Business as Usual in Romanism: Part II — Mary’s Dress and Christ’s Swaddling Cloths
Last week we saw that it is still very much business as usual in the Roman Church when it comes to paying to have masses said and paying to have a share in priests’ good works. Now comes this story from Germany on: relics. Yes, relics. You know the superstitious bits and pieces of saints bones and hair and blood and objects. Well, these relics are particularly interesting, for it is claimed that they are the dress Mary wore when giving birth to our Lord, and some of the swaddling cloths he was wrapped in. I have a hunch that there are enough dresses of Mary and swaddling cloths of Jesus in Medieval lore and legend to cloth a legion of young women and wrap an equal number of newborns. One person commenting here has noted that the dress appears to be quite large. Either the Mother of our Lord was a *very* large woman, or those are two very short priests. Here is the story:
Trinity Hartman | www.dw-world.de | © Deutsche Welle.
Holy Skepticism: Christian Relics Face a Modern Audience
Virgin Mary’s dress is a treasured relic. But is it real?
European Catholics arrive in Aachen this week to see a 2,000-year-old
dress reputedly worn by Mary when she gave birth to Jesus. Christian
relics continue to draw crowds, but for most people seeing isn’t
The bones and
belongings of holy people remain a big tourist draw in Europe. For most
modern day pilgrims, whether the ancient Christian relics are real or
not is beside the point.
Aachen expects 100,000 pilgrims and tourists during its 2007 pilgrimage, which started Friday and goes until June 10.
Among the visitors
will be plenty of skeptics. That’s okay, Aachen’s Roman Catholic Bishop
Heinrich Mussinghoff said at the Friday service to open the shrine
containing the relics. One doesn’t need to do pilgrimages or venerate
relics to be a good Catholic, he said.
Most modern day Catholics emphasize relics’ importance as symbols rather than their belief in supernatural powers.
relics to a family heirloom which is treasured for providing a link
to the past. Relics "speak of the difference these people made, of what
they accomplished for the future, of their thoughts, actions and
beliefs which are still so valuable and precious today," he said.
Bildunterschrift: Großansicht des Bildes mit der Bildunterschrift: Relics draw crowds
Weisner, a spokesman for We Are Church, a group advocating for reform
of the Roman Catholic Church, said he sees relics as a form of
"I have some
reluctance about praying to relics or expecting healing from relics,"
he said. "We have to be careful not to become superstitious."
Weisner does applaud
some of the modern day activities that often go along with relics such
as making pilgrimages, praying and meeting other believers, he said.
All those are important parts of the catholic faith, Weisner said.
"Belief needs emotional things," he said. "At the same time we have to use our brain, we need reason."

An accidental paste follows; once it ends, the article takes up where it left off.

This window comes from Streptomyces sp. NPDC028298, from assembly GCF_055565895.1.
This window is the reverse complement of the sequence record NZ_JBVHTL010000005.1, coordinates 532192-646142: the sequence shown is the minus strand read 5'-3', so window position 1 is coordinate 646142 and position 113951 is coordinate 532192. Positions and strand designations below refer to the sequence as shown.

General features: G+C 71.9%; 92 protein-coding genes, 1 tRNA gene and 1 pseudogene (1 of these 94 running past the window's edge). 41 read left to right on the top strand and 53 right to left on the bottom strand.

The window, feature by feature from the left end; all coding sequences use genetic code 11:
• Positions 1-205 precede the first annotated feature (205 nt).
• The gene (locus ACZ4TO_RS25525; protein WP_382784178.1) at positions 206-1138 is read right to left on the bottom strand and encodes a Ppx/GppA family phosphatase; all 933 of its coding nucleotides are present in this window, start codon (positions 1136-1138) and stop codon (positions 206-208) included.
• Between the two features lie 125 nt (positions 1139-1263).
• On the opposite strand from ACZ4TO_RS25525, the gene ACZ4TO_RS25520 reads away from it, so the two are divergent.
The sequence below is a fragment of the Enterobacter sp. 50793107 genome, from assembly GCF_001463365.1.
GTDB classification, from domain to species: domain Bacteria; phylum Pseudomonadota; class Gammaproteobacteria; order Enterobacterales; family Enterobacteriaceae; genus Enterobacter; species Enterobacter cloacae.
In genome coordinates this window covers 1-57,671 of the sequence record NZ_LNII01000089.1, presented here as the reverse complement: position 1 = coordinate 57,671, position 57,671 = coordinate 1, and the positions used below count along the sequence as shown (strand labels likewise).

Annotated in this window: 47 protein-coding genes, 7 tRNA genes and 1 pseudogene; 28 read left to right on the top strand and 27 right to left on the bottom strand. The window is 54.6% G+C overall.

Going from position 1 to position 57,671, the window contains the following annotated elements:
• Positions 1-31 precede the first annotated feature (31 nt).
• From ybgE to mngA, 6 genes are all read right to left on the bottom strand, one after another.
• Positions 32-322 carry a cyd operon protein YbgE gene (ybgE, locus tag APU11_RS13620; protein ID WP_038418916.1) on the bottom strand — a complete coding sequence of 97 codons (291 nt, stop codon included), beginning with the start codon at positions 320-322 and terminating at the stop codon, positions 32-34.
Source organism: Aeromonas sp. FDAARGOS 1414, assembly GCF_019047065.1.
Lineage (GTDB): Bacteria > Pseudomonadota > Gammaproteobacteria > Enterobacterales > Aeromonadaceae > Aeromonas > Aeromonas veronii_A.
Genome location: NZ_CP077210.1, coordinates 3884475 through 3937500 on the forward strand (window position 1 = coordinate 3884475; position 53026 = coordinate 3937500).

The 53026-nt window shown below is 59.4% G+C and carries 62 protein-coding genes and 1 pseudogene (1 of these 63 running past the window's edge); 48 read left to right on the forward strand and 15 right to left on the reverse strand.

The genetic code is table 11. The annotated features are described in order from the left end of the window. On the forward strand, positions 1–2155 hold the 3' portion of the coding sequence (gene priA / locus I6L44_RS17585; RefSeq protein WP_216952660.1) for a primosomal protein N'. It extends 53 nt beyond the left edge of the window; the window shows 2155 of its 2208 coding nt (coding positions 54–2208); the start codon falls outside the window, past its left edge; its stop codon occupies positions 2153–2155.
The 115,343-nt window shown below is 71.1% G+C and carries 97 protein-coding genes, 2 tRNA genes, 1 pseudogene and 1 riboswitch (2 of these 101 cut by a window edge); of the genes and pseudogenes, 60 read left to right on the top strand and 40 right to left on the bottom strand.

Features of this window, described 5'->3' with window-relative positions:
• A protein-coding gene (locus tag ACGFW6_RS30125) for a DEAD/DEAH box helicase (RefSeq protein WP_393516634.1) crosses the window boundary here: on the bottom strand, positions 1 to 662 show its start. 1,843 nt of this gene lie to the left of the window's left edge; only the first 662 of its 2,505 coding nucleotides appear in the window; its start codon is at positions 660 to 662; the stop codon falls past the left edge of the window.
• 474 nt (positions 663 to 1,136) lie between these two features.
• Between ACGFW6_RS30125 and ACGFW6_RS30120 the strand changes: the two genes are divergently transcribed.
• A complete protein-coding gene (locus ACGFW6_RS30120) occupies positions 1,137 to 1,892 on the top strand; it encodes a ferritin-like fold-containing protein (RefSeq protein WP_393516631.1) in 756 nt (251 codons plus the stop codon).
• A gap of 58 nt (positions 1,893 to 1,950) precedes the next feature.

A matter of faith
The popularity of relics surged during the Middle Ages and ended with the Protestant Reformation.
During the Middle
Ages, relics were thought to provide a direct link to the saint. Going
on pilgrimage provided a way to have sins forgiven and shorten the time
in purgatory. For many pilgrims, coming face to face with relics was
the most terrifying and awesome experience of their lives.
Pilgrims to Aachen faced some of the most important characters in Christianity: Jesus, his mother Mary and John the Baptist.
As the center of
Charlemagne’s empire, Aachen was Europe’s most important pilgrimage
destination during the Middle Ages after Rome and Santiago de
Compostela in Spain. Charlemagne’s role in acquiring the relics in 799
is "only a legend," said relic expert Christof Diedrichs, a researcher
at the Humboldt University in Berlin.
Besides Mary’s dress,
Aachen has three other major relics: Jesus’ swaddling clothes, a cloth
used during John the Baptist’s beheading, and the waistcloth Jesus wore
during his crucifixion. Aachen has brought the relics out for a public
viewing once every seven years since 1394.
What has been
scientifically proven is that the textiles which make up the four
Aachen relics has been shown to date back to the first or second
century after Christ, Diedrichs said.
Seeing is believing
Bildunterschrift: This package contains cloth believed to be Jesus’ swaddling clothes
Even during the
Middle Ages, pilgrims mixed holiness with tourism. Today, people travel
to see relics out of piety, curiosity, skepticism, or an interest in
"All these different
people come for all these different reasons," said US sociologist
William Swatos, who published a book last year about pilgrimages and
tourism. "It’s a multilayered phenomenon."
The supernatural has
also regained popularity, Swatos said. Modern day pilgrims are willing
to believe the bones of a saint really could be magical.
"It’s all right once
again to have feelings and to imagine the unimaginable," said Swatos,
who is also the executive officer for the Association for the Sociology
of Religion. "You can transcend the rationality of modernity. The old
can also become new and true again."
Going on pilgrimage
Bildunterschrift: Famous Germans, such as entertainer Hape Kerkeling, have gone on pilgrimage
and tourism have increasingly become intertwined. Going on pilgrimage
has become fashionable not only for the devout but for hikers and
Shirley MacLaine’s interest in New Age spirituality led her to walk
(and write a book about) the Way of St. James (Camino de Santiago) in
Last year, Hape Kerkeling, a well-known German comedian
and television personality, published a bestselling book about his
650-kilometer (400-mile) Spanish pilgrimage.
According to media
reports, Kerkeling is digging out his hiking boots again this week.
He’ll walk with 3,550 school children to visit the relics in Aachen.